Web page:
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Baltimore Aerial Surveillance Program Retained Data Despite 45-Day Privacy Policy Limit

Aerial photo of Baltimore with red trace showing movement path
Aerial photo of Baltimore with red trace showing movement path
Jay Stanley,
Senior Policy Analyst,
ACLU Speech, Privacy, and Technology Project
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October 25, 2016

The operators of the aerial mass-surveillance system that has been flying over Baltimore since January have apparently been indefinitely retaining all the images captured by the surveillance aircraft, despite promises that those images would be destroyed after 45 days.

Since the aerial mass-surveillance program was revealed in late August to an immediate firestorm of controversy, one of the biggest questions has been: how long is the aerial photography retained? The system involves the deployment of megapixel cameras on a Cessna aircraft, which circles over a city for up to 10 hours at a time, continuously photographing a 30-square-mile area. This is a technology that promises to do for our physical movements what the NSA has aimed to do with our communications: collect it all.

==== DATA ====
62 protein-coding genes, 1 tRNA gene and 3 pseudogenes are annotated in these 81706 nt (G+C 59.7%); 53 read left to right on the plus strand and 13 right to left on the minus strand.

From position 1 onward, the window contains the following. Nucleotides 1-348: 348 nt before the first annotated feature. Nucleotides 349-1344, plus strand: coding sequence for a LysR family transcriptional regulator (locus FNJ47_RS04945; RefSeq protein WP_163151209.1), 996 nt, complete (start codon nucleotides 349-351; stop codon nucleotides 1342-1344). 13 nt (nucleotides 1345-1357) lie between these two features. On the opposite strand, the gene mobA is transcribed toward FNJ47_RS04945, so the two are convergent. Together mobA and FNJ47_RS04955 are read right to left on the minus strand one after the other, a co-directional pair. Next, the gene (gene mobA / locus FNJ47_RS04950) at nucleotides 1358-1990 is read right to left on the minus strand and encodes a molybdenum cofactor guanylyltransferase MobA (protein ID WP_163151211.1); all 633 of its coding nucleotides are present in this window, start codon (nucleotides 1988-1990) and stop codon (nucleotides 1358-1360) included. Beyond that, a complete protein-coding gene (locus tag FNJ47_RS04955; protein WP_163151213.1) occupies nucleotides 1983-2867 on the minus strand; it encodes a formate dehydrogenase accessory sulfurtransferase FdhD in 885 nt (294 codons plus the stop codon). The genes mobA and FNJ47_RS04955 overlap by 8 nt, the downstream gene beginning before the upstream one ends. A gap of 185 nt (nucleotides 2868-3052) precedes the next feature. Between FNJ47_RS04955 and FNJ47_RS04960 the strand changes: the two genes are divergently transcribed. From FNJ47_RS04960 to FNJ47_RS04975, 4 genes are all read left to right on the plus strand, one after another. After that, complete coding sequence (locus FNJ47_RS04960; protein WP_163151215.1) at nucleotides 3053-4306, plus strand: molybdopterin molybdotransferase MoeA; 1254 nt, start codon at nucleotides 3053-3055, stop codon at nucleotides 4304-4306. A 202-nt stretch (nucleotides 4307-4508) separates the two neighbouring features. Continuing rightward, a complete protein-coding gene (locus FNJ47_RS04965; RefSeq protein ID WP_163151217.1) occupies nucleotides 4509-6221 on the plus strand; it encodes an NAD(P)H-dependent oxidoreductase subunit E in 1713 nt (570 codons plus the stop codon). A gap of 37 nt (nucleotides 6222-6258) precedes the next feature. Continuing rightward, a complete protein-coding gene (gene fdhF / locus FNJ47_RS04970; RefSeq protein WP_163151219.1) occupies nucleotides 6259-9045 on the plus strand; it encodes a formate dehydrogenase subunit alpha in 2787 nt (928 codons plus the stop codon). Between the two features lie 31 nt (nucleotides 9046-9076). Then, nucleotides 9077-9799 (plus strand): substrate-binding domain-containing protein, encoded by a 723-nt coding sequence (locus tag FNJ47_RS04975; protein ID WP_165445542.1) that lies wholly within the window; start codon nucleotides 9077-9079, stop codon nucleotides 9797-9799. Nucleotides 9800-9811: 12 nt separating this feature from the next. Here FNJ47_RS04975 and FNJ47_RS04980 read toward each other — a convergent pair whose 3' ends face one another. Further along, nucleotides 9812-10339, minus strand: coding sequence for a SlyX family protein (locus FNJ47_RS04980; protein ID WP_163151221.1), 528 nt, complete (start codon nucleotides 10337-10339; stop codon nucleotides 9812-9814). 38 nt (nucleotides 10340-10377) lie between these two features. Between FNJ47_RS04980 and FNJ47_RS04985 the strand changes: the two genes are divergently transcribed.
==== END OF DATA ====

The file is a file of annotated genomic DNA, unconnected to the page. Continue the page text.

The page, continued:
From the time the existence of this massive surveillance program was revealed in August, the program’s operators have been touting the privacy protections that are supposedly in place, and assuring the public that they are sufficient. In particular, they have been claiming that the imagery is retained for 45 days unless it is part of an investigation. An online Baltimore police FAQ states:

How long do you keep the data?
We keep our imagery data for 45 days unless there are ongoing investigations or prosecutions associated with the data.

But a new document indicates that’s not the truth. One of the groups that has been very concerned about the secrecy of this program is public defenders in Baltimore. As public defender Kelly Swanston put it in a Baltimore Sun op-ed,